Thursday, October 01, 2009


An old fisherman and his son make their way through the fog and the spiders on Snape Island to discover a bloody human hand and the dead naked man it belonged to sprawled out on the rocks. Next up: a dead girl whose head has been cut off, a dead boy speared to the wall of a lighthouse, and finally a crazed, naked girl who stabs one of the fishermen to death before being subdued. A doctor tries hypnotizing the traumatized girl to get the full story, and that story, told in fragmented flashbacks, is a mini-“Friday the 13th” slasher movie of its own: horny pot-smoking teenagers have sex and are murdered by an unseen figure. A detective (Bryant Haliday) agrees to visit the island to find out what really happened. Meanwhile, a group of archeologists is planning a trip to the island to look for the remains of an ancient Phoenician burial site dedicated to the god Baal, now viewed as a devil figure. Haliday joins the group, composed primarily of bickering husbands, wives, and lovers, and one beefy, long-haired, dimbulb "stud," son of the surviving fisherman from the first scene. The group hears the story of a miserable family who once lived on the island but are now all presumed dead. So we now have all the pieces in place for a second, more prolonged slasher narrative: how will these sober but horny adults die, and in what order?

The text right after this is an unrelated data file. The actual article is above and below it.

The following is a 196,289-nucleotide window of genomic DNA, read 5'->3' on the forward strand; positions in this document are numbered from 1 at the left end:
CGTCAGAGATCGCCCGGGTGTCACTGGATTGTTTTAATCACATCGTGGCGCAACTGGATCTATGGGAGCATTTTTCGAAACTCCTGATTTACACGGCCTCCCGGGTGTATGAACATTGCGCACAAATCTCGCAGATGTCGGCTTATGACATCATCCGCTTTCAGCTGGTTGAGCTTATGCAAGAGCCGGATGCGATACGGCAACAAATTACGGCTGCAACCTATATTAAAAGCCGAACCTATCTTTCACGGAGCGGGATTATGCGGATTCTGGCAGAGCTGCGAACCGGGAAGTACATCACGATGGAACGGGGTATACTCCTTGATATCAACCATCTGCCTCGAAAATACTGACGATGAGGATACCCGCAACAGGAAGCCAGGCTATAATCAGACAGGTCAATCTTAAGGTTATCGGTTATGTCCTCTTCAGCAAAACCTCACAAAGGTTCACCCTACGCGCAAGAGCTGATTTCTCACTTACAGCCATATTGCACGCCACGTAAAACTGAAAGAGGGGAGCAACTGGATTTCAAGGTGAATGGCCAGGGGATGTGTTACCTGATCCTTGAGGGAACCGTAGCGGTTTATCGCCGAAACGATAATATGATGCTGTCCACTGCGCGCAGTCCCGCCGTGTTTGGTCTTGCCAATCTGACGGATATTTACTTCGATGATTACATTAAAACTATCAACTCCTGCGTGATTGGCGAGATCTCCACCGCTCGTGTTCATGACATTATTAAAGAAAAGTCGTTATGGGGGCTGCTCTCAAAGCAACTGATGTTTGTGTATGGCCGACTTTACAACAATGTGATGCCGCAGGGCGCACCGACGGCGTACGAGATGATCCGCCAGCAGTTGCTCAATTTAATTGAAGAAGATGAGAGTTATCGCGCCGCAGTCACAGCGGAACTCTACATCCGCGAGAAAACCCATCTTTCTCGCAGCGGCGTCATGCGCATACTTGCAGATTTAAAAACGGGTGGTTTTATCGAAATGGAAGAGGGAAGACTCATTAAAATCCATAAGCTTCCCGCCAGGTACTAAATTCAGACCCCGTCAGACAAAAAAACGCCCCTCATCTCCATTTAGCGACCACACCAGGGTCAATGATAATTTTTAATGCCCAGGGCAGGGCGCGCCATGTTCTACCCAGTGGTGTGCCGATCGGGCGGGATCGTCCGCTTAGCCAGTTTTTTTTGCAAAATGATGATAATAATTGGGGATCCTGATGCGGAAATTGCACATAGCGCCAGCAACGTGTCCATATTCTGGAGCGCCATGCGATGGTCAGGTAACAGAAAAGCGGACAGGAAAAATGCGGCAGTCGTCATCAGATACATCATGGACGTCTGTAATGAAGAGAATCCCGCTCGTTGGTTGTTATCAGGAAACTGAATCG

Ah, it's October, which means it's time for me to watch a month's worth of horror and sci-fi movies. This horror film, which I’d never heard of until it aired on Turner Classic’s Underground, is no gem, but it’s not bad. The island and the lighthouse (the tower of the title) give good atmosphere, the gore is plentiful, the nudity gratuitous, and at least one sex scene is surprisingly vigorous. The look of the actors keeps the film mired in the 70’s: the men wear tight pants and turtlenecks, and one woman in a shiny brown jumpsuit looks like an Abba reject. The Baal plotline is a red herring, though the sacrifice room that is uncovered is creepy (though my partner noticed that the gigantic statue of the fearsome god looked a little like the muppet Gonzo). Jill Haworth, the original Sally Bowles on Broadway in Cabaret, is the "good" (i.e., least horny) archeologist who does, of course, survive, and though none of the actors stand out talentwise, Mark Edwards (pictured), with his very 70's hair and mustache, is easy on the eyes, and classic-era character actor George Coulouris has a small role as the doomed fisherman in the opening. The TCM print, taken I assume from the Elite Entertainment DVD, is sharp, clear, and colorful. [TCM]

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